The final session of Day 1 at ESOMAR’s 3D conference in Miami, hosted a panel discussion whose challenge it was to review the topic : “How public is social media? Should some things stay private?”
Chaired by Mike Cooke, ESOMAR Vice-President, the panel consisted of Annie Pettit of Research Now, Manila Austin of Communispace, Reg Baker of Market Strategies International , Tom De Ruyck of InSites Consulting and Adam Phillips, Chair of the ESOMAR Professional Standards Committee.
The scene for the panel discussion had been set earlier in the day when Opening Keynote Philip Sheldrake, suggested that with the explosion of information now available, the question facing us is whether this new landscape of data is utopian or dystopian. Philip then went on to suggest that in this new world, there was a clear and urgent need for a new privacy framework. Dominic Harrison, of the Future Foundation, also touched upon this theme when he suggested that there was the growth of a new digital etiquette, fostered by the amount of time we are now spending online.
In his opening remarks to the panel, Mike echoed the challenge of : utopia or dystopia, and invited the panellists to submit their perspectives.
– Annie felt that trust was all important, and that while many people were happy to have their space, time and commentary used by others, a significant proportion weren’t….thus any new framework would need to cater to both franchises.
– Manila spoke about the difference between research communities and advocacy communities, suggesting that the utilisation of information from these two sources had different implications, and that for research communities, consent was still paramount.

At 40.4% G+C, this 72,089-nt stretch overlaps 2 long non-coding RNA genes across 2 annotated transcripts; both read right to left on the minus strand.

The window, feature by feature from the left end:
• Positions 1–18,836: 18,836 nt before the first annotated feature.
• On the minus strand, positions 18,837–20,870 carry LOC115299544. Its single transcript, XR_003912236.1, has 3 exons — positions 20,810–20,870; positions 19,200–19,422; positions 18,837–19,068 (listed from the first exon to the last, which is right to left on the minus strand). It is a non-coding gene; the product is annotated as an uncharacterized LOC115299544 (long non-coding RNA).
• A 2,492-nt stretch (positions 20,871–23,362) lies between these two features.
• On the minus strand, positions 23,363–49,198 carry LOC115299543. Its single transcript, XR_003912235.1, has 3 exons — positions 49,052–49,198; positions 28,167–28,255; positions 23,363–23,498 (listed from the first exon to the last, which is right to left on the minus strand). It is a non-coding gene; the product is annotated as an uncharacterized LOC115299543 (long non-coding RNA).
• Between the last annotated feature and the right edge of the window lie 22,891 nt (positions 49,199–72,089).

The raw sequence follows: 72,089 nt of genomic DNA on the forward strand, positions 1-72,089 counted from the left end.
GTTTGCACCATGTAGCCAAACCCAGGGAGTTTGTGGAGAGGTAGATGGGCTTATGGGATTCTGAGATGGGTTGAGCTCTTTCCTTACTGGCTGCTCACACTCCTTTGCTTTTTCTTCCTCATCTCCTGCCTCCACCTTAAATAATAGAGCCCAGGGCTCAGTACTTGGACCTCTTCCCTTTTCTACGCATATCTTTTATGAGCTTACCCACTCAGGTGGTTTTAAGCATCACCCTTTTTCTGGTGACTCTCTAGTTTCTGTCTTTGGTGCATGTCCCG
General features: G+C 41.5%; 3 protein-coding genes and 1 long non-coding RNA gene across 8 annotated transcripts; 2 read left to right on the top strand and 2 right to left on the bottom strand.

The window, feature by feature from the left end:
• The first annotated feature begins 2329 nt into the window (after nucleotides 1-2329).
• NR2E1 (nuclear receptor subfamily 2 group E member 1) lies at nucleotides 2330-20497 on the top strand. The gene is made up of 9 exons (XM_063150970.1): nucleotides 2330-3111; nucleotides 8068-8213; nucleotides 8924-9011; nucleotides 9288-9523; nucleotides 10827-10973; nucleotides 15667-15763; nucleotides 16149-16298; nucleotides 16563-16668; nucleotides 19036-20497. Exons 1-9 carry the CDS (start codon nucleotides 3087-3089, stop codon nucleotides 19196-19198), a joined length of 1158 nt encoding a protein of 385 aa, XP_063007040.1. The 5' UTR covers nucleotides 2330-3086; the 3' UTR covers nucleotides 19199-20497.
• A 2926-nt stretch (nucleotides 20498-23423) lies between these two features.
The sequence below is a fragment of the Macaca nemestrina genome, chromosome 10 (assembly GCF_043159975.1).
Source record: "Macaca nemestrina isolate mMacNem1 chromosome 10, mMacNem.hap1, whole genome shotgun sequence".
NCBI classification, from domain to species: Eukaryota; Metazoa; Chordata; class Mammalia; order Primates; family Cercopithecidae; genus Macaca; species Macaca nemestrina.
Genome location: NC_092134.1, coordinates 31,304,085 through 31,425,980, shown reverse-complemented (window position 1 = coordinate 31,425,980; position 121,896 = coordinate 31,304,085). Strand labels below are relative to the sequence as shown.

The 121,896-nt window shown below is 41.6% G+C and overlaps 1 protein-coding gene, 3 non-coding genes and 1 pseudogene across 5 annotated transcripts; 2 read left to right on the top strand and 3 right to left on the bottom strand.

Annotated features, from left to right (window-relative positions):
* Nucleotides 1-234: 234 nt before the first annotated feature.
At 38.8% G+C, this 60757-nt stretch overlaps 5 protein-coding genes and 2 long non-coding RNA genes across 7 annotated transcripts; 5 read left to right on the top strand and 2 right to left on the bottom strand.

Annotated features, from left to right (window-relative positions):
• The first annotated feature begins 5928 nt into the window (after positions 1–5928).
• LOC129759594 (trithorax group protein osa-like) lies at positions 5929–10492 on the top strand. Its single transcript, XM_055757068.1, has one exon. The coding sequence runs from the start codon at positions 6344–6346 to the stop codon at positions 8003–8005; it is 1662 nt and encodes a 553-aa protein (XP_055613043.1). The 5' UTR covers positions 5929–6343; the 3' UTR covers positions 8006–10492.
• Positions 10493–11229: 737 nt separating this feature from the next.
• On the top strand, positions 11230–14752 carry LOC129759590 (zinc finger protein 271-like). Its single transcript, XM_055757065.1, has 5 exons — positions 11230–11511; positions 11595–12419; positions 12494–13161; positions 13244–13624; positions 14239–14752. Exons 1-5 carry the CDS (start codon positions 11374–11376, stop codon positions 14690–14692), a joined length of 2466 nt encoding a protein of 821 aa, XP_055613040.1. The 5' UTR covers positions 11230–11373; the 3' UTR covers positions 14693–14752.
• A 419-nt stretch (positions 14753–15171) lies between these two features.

– Tom mentioned that so long as we behaved ethically as researchers, most things were possible-the question there being, how do we define “ethical?”
– Reg suggested that as Social Media is just another modality for reaching out to participants/respondents, we simply need to ensure that the “conditions” for interaction are relevant to the medium….the challenge here being that as no social norm’s are available to be translated into law, we are still in the “research” phase of establishing what those norms are.
– Adam then finally suggested that as a profession of note and standing, we must have ethics or guidelines that govern our behaviour. These ethics are paramount in helping to safeguard the trust of respondents and clients in our profession, and represent a key USP against those less inclined to maintain quality and ethical standards.
While there was some debate around what the guidelines should ultimately entail, there was common acceptance that breaches of accepted behaviour standards impact not just the “naughty” company, they also cast a long shadow of doubt over our entire industry. The current ESOMAR guidelines – crafted by practitioners in the social media arena- are designed as a work in progress … kick the tyres, try them out, and let us know what you think of them, so that we can all agree those standards that will provide us with that USP.
Regretfully, the constraints of a two-day conference agenda meant that we were unable to let the debate run as long as we would have wished, and while the discussion did continue in to the evening entertainment, and was a popular point of discussion over dinner, should you have a point or comment to make, please do so!!
Finn Raben is Director General of ESOMAR